It was an interesting adventure. I got some great advice from people who had been through an MRI before and it really helped prepare me for what to expect. I was so nervous the night before that I could barely sleep, I stayed home from my German class and caught a few extra hours sleep before my appointment. The hubby left work a few hours early to take me. So we had to drive to a nearby city about 15 minutes away to a radiologist. Once there I had to do the standard prep paperwork. I was asked if I had anxiety in small places and wanted to be sedated, I said yes. But did that happen? Nope.
So after waiting in the waiting room a bit I was called back. The radiology assistant did not speak English, but luckily my German was good enough to go through the procedure without ordeal. I was taken to a little room where I had to remove all metal and leave my personal belongings. Then I went into the MRI room and saw the machine. I never knew how small those little tunnels really were, but let me tell you I had one hell of a panic attack when I saw it up close in person. I told her I was freaked out, but that didn't help much she just loaded me up on the machine.
They put a Hannibal looking cage over my face, and a huge head set on me, and then handed me a ball and told me if I freak out to squeeze it :). Then placed a huge pilot looking headphones over my head. The head piece had a mirror so I was able to see outside of the tunnel. Then I was slid into the tiny tunnel, which words can not even describe unless you have been in one.
So I couldn't help but notice the women kept waving at me, I guess in hopes I would not have a mental break down lol. But then once the machine came on, nothing, even the warnings I received could have prepared me for the noise it made. At first it wasn't so bad un un un di di di, I am like ok I am at a Daft Punk concert, then came bam bam bam, alright I am at a Daft punk concert that is being bombed, every time you become accustomed to the noise it changes. So in the end I cam to the conclusion that I was on a train listening to daft punk, while being bombed in world war two berlin. great visual lol.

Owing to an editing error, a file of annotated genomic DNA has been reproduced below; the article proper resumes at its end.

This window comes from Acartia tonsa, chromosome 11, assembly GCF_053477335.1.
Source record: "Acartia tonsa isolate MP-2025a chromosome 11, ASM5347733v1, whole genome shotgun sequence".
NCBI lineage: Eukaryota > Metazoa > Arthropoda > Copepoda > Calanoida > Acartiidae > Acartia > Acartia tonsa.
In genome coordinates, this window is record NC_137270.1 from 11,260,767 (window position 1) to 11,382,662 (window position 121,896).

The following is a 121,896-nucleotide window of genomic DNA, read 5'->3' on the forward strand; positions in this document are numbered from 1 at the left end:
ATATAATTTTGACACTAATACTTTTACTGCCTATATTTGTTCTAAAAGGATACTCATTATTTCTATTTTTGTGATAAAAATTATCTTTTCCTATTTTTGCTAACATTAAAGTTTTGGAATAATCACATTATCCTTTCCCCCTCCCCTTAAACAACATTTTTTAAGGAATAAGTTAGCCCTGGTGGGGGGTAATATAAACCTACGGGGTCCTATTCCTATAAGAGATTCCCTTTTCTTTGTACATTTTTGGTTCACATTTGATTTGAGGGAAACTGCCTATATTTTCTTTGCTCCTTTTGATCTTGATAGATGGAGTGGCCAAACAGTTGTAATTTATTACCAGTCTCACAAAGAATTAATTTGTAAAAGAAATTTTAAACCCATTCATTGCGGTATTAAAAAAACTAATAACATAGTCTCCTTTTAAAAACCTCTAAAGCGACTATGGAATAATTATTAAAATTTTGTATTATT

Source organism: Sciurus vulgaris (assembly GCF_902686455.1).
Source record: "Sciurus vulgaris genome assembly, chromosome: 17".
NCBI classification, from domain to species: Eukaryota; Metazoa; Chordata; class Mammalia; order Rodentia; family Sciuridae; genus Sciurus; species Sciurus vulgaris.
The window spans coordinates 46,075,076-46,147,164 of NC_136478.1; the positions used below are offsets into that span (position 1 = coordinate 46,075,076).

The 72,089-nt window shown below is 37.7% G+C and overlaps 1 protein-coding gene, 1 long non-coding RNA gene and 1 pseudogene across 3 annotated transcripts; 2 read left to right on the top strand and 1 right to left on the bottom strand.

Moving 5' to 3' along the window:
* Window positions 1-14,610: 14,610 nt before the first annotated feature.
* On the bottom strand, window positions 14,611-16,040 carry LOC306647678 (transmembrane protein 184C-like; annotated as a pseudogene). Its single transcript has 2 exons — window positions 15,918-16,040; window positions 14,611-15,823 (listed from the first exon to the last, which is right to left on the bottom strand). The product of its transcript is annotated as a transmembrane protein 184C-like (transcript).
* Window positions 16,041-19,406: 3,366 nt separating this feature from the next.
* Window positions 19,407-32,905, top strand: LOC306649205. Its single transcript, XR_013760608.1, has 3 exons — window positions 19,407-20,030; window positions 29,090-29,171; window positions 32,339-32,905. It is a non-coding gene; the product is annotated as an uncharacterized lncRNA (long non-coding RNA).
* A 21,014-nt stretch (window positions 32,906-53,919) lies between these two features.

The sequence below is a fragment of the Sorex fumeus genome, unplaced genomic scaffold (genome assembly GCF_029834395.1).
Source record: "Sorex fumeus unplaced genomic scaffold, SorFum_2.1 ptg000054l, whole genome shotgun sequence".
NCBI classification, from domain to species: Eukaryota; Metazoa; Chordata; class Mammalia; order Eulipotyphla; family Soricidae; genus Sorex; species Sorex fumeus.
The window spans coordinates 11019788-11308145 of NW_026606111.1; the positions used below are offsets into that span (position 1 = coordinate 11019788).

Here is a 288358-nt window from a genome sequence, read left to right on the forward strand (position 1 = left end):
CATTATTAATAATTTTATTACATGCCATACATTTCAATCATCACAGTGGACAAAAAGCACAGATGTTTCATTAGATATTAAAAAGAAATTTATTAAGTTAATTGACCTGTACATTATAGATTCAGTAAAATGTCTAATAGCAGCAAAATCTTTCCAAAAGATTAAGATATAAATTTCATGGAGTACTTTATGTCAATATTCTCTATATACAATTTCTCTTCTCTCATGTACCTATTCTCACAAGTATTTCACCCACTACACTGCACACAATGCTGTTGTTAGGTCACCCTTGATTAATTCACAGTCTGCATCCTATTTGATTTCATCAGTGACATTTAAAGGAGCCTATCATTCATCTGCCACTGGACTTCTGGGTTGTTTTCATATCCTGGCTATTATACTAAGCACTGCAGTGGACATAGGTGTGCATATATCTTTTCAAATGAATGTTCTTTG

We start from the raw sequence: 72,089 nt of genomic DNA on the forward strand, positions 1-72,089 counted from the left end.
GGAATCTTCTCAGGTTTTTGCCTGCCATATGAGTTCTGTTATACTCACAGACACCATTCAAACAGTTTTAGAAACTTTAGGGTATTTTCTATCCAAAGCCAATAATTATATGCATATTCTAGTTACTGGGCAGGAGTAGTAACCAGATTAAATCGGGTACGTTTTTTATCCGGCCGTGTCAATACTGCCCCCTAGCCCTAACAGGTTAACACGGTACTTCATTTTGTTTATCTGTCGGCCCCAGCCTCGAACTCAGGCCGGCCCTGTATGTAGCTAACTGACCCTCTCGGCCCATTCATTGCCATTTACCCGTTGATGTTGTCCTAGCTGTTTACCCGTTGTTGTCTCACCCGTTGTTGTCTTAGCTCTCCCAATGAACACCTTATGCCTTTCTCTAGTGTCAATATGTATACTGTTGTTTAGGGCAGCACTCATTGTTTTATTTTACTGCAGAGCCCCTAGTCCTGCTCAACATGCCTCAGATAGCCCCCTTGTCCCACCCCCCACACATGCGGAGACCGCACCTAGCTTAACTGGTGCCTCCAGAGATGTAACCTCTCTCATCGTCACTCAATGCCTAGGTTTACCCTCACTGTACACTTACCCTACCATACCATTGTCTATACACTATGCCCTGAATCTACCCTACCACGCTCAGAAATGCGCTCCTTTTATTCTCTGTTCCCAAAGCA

So after that joyful experience, I was told to go back and sit in the waiting room. That had to be the longest twenty minutes of my life. WE were then called back to talk to the radiologist. Now this in itself was rather entertaining as I had looked to Toni to help me answer his questions, at which point he told him to shut up he wanted to hear from me hahahah. Well I managed pretty well and in the end was told it is in fact not a Tumor. Thank God. However, he was only trained in Brain scans, so he could only comment on that aspect and was unable to see f a problem lied within the ear itself.
So back to square one, at this point I need to go back to the HNO and have her review the films. I am unsure what will happen from there. She had said before it may be the case that no medical explanation is found and only the symptoms can be treated. So our next step will be researching into the costs of the ear piece that is needed, finding out how much is covered by health care, and if it is something we can afford to do at this point in time.
I am so thankful for everyones well wishes. It helped me so much, and meant more to me then I could ever express with words.
I will keep you all updated on how things unfold.